As schools break up for the summer thought will be given to encouraging children to keep learning over the holidays.
Local libraries run the Summer Reading Challenge each year and this year it is part of the year long celebration of 100
years since the birth of Roald Dahl.
The Summer Reading Challenge takes place every year during the summer holidays. You can sign up at your local library, then read six library books of your choice to complete the Challenge. There are exclusive rewards to collect along the way, and it’s FREE to take part! There’s lots more information available at Summer Reading Challenge website
Pobble have published this list of activities that teachers and parents can use to set fun challenges over the summer. It can be downloaded here: Pobble’s the best homework ever
It could be fun to get the children to design their own list of homework for each other!
Announcing the University of Northampton and IntoFilm Playdate and TeachMeet.
This event, for educators across primary and secondary education, combines an interactive Digital Playdate with an informative TeachMeet to provide an inspiring opportunity to tinker with new tools and technologies and explore media and digital literacy.
A Digital Playdate is a chance to find out about some technologies you are curious to try through hands on play alongside others. It is based on the acronym ‘People Learning and Asking Y’.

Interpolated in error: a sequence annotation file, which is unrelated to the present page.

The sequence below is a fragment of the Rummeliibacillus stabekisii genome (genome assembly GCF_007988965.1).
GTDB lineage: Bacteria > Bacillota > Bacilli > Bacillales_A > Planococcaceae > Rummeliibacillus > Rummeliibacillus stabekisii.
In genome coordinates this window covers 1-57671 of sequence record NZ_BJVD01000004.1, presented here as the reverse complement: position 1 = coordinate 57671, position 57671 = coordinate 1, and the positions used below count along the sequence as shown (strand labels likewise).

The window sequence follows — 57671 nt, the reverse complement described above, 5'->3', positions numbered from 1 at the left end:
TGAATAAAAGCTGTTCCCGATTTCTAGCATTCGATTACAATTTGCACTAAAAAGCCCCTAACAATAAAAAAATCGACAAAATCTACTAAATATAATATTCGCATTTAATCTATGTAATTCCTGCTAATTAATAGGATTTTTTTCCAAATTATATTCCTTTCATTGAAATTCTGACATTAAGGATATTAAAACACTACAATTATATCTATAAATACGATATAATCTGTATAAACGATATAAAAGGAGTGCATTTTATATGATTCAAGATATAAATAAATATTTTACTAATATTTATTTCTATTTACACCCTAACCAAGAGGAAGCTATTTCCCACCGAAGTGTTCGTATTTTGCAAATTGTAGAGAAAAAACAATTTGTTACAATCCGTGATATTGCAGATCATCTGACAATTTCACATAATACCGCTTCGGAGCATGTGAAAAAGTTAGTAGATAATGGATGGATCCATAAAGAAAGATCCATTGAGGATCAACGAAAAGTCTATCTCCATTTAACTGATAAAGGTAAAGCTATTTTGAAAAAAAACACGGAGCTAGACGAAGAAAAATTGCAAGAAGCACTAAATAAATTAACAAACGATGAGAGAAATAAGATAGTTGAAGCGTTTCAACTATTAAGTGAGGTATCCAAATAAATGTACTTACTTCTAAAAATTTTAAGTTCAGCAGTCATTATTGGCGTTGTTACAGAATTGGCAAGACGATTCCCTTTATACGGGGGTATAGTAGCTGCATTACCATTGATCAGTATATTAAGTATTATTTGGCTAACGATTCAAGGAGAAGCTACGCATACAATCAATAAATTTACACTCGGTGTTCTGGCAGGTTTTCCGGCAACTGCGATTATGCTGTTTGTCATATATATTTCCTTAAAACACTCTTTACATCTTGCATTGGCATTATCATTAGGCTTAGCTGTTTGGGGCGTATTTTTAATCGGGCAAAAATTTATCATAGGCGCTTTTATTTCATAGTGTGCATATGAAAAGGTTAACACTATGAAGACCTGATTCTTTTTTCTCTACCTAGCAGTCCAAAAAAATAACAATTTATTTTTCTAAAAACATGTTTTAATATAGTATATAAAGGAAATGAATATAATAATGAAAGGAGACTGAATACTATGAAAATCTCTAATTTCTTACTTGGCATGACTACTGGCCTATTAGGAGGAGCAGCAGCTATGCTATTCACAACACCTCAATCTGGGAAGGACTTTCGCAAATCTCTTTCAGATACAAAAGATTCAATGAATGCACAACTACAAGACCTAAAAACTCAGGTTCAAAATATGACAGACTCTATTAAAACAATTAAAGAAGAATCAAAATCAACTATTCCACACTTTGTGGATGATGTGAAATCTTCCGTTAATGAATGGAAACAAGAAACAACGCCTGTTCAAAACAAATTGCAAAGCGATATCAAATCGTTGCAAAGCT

We’ll have a choice of workshops and demos for you to join in with, including greenscreening, making photospheres, iPads full of apps, virtual reality headsets, robots, filmmaking and animation, lightboxes and dark dens.
There will be digital leaders at hand to support your playful exploration.
There will also be short presentations on media and digital literacy so that you can hear about some of the great practice happening around the country.
You’ll go away with some fresh skills that you are confident to try out with your learners.
At the end of the event we will have time for participants to share what they’ve learnt and we’ll be encouraging everyone to take part in the conversation on Twitter throughout the event.
If you are interested in providing a presentation for the TeachMeet section please indicate this when booking your ticket and we will be in touch to confirm details. Slots of 3 or 5 minutes will be available. Spaces are limited so please get in touch as soon as you can if you’d like to present.
When Wednesday, 8 June 2016 from 17:30 to 20:00 (BST)
Where Newton Grand Hall, Avenue Campus, The University of Northampton, St George’s Avenue, Northampton, Nn2 6JD.
On the 15th December 2015 Tim Peake left the earth in the Soyuz rocket for a six month stay on the International Space Station. You can see some highlights of the launch day in this video:
The name of this mission is Principia and during his mission Tim Peake will be undertaking science experiments and research on the space station. There are school activities based around science and technology running alongside this mission that could be interesting and inspiring to follow and join in with. These resources can accessed here.
Tim Peake has a website which can be accessed here.
You can follow him on Twitter @ASTRO_TIMPEAKE If you scroll through his twitter feed you can that there are so many children and schools being inspired by his mission to the ISS.
You can follow his blog for posts about life and work on the ISS here: Tim’s blog.
There’s lots of possibilities for using this event to inspire and support learning in school. If you want to have a go at growing seeds that have been into space you can find details here
Some more episodes of the BBC Radio 4 series The Educators are currently being broadcast.
The episodes in this series listed so far are: